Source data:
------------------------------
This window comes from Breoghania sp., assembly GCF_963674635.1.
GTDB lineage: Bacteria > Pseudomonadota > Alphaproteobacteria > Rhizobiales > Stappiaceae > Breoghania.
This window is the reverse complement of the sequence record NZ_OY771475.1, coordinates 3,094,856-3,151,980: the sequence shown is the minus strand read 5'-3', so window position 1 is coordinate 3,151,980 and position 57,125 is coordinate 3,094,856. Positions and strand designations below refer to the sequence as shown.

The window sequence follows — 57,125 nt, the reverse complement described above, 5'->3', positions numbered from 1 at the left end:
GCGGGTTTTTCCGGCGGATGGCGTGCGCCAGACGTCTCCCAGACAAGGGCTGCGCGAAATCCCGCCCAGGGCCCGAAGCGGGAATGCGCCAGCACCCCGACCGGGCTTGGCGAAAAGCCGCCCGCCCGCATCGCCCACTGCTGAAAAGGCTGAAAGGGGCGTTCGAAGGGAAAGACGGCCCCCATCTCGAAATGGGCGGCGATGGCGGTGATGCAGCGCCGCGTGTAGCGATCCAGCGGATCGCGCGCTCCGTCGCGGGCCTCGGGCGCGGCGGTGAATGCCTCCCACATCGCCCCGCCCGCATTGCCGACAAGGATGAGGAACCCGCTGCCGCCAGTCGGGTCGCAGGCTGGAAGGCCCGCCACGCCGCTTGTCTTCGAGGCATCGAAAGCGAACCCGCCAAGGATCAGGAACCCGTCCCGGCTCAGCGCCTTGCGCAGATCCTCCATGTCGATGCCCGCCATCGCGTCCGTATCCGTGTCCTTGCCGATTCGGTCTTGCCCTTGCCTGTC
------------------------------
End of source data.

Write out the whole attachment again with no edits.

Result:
This window comes from Breoghania sp., assembly GCF_963674635.1.
GTDB lineage: Bacteria > Pseudomonadota > Alphaproteobacteria > Rhizobiales > Stappiaceae > Breoghania.
This window is the reverse complement of the sequence record NZ_OY771475.1, coordinates 3,094,856-3,151,980: the sequence shown is the minus strand read 5'-3', so window position 1 is coordinate 3,151,980 and position 57,125 is coordinate 3,094,856. Positions and strand designations below refer to the sequence as shown.

The window sequence follows — 57,125 nt, the reverse complement described above, 5'->3', positions numbered from 1 at the left end:
GCGGGTTTTTCCGGCGGATGGCGTGCGCCAGACGTCTCCCAGACAAGGGCTGCGCGAAATCCCGCCCAGGGCCCGAAGCGGGAATGCGCCAGCACCCCGACCGGGCTTGGCGAAAAGCCGCCCGCCCGCATCGCCCACTGCTGAAAAGGCTGAAAGGGGCGTTCGAAGGGAAAGACGGCCCCCATCTCGAAATGGGCGGCGATGGCGGTGATGCAGCGCCGCGTGTAGCGATCCAGCGGATCGCGCGCTCCGTCGCGGGCCTCGGGCGCGGCGGTGAATGCCTCCCACATCGCCCCGCCCGCATTGCCGACAAGGATGAGGAACCCGCTGCCGCCAGTCGGGTCGCAGGCTGGAAGGCCCGCCACGCCGCTTGTCTTCGAGGCATCGAAAGCGAACCCGCCAAGGATCAGGAACCCGTCCCGGCTCAGCGCCTTGCGCAGATCCTCCATGTCGATGCCCGCCATCGCGTCCGTATCCGTGTCCTTGCCGATTCGGTCTTGCCCTTGCCTGTC